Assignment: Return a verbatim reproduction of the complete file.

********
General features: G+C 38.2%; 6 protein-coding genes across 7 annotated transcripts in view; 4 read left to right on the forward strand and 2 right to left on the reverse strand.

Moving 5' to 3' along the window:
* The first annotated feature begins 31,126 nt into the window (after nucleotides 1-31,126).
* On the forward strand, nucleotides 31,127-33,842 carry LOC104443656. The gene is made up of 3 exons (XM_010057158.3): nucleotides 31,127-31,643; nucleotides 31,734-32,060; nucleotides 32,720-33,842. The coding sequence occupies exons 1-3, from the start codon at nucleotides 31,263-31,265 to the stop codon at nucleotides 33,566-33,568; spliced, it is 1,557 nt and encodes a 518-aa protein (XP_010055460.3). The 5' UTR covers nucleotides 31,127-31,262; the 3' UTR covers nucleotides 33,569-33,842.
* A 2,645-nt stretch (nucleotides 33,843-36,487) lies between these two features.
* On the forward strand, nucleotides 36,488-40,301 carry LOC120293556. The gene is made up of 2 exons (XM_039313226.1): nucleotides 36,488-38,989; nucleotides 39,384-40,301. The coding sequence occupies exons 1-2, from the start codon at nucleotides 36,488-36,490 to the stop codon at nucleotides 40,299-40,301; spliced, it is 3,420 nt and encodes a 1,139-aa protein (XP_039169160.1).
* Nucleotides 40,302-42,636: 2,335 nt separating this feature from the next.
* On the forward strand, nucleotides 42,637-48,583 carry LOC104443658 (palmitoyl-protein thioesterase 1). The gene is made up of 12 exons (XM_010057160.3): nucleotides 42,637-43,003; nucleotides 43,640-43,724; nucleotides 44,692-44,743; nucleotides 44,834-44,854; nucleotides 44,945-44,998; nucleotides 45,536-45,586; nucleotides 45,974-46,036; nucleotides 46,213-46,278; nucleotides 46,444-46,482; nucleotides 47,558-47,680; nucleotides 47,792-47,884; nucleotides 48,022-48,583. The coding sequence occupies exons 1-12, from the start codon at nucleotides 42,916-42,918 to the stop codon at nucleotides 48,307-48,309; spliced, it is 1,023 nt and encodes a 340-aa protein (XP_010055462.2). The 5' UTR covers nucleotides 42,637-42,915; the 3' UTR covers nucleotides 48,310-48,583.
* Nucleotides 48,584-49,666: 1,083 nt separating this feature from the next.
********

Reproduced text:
General features: G+C 38.2%; 6 protein-coding genes across 7 annotated transcripts in view; 4 read left to right on the forward strand and 2 right to left on the reverse strand.

Moving 5' to 3' along the window:
* The first annotated feature begins 31,126 nt into the window (after nucleotides 1-31,126).
* On the forward strand, nucleotides 31,127-33,842 carry LOC104443656. The gene is made up of 3 exons (XM_010057158.3): nucleotides 31,127-31,643; nucleotides 31,734-32,060; nucleotides 32,720-33,842. The coding sequence occupies exons 1-3, from the start codon at nucleotides 31,263-31,265 to the stop codon at nucleotides 33,566-33,568; spliced, it is 1,557 nt and encodes a 518-aa protein (XP_010055460.3). The 5' UTR covers nucleotides 31,127-31,262; the 3' UTR covers nucleotides 33,569-33,842.
* A 2,645-nt stretch (nucleotides 33,843-36,487) lies between these two features.
* On the forward strand, nucleotides 36,488-40,301 carry LOC120293556. The gene is made up of 2 exons (XM_039313226.1): nucleotides 36,488-38,989; nucleotides 39,384-40,301. The coding sequence occupies exons 1-2, from the start codon at nucleotides 36,488-36,490 to the stop codon at nucleotides 40,299-40,301; spliced, it is 3,420 nt and encodes a 1,139-aa protein (XP_039169160.1).
* Nucleotides 40,302-42,636: 2,335 nt separating this feature from the next.
* On the forward strand, nucleotides 42,637-48,583 carry LOC104443658 (palmitoyl-protein thioesterase 1). The gene is made up of 12 exons (XM_010057160.3): nucleotides 42,637-43,003; nucleotides 43,640-43,724; nucleotides 44,692-44,743; nucleotides 44,834-44,854; nucleotides 44,945-44,998; nucleotides 45,536-45,586; nucleotides 45,974-46,036; nucleotides 46,213-46,278; nucleotides 46,444-46,482; nucleotides 47,558-47,680; nucleotides 47,792-47,884; nucleotides 48,022-48,583. The coding sequence occupies exons 1-12, from the start codon at nucleotides 42,916-42,918 to the stop codon at nucleotides 48,307-48,309; spliced, it is 1,023 nt and encodes a 340-aa protein (XP_010055462.2). The 5' UTR covers nucleotides 42,637-42,915; the 3' UTR covers nucleotides 48,310-48,583.
* Nucleotides 48,584-49,666: 1,083 nt separating this feature from the next.